7. In the third quarter, value-added was up in construction but down in agriculture, industry and services on a yearly basis. On the spending front, public consumption provided further support to growth. Meanwhile, construction investments contributed to annual growth positively whereas machinery and equipment investments and private spending declined. Domestic demand continued to prop up growth, albeit to a lesser extent, while the effects of the tourism slump became more pronounced and net exports provided an increased negative contribution to growth.
8. Recent data indicate that economic activity rebounded somewhat in the fourth quarter after the third-quarter deceleration. With working day losses led by extended religious holidays counterbalanced and the underlying trend on a modest upward track, industrial output increased in October. Data on the production and exports of electricity and vehicles point to further growth in industrial output for November. Thus, industrial production is likely to post a quarterly gain in the fourth quarter thanks to the base effect from unworked days. However, apart from the very much technical recovery driven by working day effects, the economy recovery seems to be a moderate one yet to spread across all sectors.
9. Economic activity is expected to recover further amid accommodative incentives and measures. This estimation is supported by the data on mortgage and auto markets. Thanks to more accommodative monetary conditions and other newly-adopted measures, consumer loans have picked up in recent months, bolstering the prospects for a gradual improvement. Moreover, the public sector is expected to provide further investment support to growth in the coming months.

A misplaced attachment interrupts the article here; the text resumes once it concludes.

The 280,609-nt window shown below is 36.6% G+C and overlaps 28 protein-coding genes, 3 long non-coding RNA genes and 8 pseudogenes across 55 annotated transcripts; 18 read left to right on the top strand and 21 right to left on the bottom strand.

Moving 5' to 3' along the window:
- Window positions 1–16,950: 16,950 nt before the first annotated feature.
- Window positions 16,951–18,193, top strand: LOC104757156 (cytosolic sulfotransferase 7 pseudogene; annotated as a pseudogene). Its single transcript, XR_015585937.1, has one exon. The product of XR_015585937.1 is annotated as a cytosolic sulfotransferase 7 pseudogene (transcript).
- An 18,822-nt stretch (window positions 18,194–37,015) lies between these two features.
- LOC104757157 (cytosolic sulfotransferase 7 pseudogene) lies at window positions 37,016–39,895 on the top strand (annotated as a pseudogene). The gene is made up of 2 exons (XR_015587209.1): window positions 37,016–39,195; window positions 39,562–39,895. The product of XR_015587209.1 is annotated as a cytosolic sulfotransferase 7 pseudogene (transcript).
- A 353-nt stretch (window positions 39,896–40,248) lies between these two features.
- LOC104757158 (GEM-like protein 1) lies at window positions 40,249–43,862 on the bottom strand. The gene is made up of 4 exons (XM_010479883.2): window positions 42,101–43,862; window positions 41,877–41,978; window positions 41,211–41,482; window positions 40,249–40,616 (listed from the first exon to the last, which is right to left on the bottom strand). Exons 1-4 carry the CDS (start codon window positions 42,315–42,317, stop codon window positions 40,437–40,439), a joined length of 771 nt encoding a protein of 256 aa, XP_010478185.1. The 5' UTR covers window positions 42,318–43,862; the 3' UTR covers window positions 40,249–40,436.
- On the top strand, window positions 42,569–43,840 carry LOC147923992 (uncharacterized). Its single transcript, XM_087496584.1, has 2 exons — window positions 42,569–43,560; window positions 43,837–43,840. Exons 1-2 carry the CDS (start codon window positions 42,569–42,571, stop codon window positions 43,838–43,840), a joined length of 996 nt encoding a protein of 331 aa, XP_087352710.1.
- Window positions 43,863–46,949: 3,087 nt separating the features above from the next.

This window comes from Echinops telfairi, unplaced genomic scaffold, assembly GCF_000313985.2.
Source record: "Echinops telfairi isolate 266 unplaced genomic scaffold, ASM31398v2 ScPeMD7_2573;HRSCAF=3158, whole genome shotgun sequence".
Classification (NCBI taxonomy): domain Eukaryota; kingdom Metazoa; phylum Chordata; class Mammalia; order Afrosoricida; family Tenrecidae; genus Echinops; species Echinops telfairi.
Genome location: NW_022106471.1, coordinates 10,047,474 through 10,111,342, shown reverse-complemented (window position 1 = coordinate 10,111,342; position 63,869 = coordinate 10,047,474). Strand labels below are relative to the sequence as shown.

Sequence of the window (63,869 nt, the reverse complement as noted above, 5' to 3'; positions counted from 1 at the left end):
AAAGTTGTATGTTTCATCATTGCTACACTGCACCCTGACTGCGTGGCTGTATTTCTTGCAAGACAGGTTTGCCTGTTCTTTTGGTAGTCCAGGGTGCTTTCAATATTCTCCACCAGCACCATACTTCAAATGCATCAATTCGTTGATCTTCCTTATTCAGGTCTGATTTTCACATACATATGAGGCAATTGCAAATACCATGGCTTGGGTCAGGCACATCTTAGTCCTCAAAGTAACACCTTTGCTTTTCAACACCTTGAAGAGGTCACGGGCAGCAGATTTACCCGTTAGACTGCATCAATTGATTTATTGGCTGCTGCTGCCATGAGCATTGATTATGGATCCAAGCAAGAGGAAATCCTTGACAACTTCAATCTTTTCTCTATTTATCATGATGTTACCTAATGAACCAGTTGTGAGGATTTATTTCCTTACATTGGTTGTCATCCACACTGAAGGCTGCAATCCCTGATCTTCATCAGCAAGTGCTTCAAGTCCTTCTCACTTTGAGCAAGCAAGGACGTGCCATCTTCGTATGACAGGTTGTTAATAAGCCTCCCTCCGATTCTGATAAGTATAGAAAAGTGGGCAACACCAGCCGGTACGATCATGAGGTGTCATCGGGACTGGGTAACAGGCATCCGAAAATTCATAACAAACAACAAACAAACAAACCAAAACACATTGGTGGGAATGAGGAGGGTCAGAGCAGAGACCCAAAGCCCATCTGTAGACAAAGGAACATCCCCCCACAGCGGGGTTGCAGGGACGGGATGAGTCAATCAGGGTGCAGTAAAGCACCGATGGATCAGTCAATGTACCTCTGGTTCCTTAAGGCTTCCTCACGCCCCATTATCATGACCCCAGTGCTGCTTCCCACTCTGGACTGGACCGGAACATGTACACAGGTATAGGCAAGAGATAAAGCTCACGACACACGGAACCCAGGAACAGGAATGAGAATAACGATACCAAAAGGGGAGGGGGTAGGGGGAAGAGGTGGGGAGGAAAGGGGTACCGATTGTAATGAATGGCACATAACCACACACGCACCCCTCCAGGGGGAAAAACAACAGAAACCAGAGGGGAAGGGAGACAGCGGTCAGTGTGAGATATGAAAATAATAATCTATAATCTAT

10. The growing EU demand continues to stimulate total exports, the auto industry in particular. Turkey’s flexibility in market diversification continues to cushion exports against the negative effects of geopolitical tensions on external demand. Furthermore, the newly-restored relations with Russia translated into a boost for exports. The gloomy tourism industry continues to have a negative impact on the current account balance, which, however, is alleviated by the lagged pass-through of terms-of-trade developments and the moderate course of loans. However, commodity prices are expected to become gradually less accommodative for the current account deficit in the upcoming period.
11. The labor market decline that began in May paused in September amid rising nonfarm employment. The growth in nonfarm employment was mostly driven by the increased construction employment. Meanwhile, services and industrial employment picked up only modestly. Leading indicators such as new job vacancies and unemployment insurance claims suggest that employment remains subdued and unemployment rates will remain at high levels.
12. In sum, economic activity edged up in the fourth quarter and is expected to record a moderate growth in 2016. However, the potential impact of recent global and geopolitical developments on financial conditions and the lack of any signs of a rosy tourism outlook remain a downside risk to the pace of economic recovery.
Monetary Policy and Risks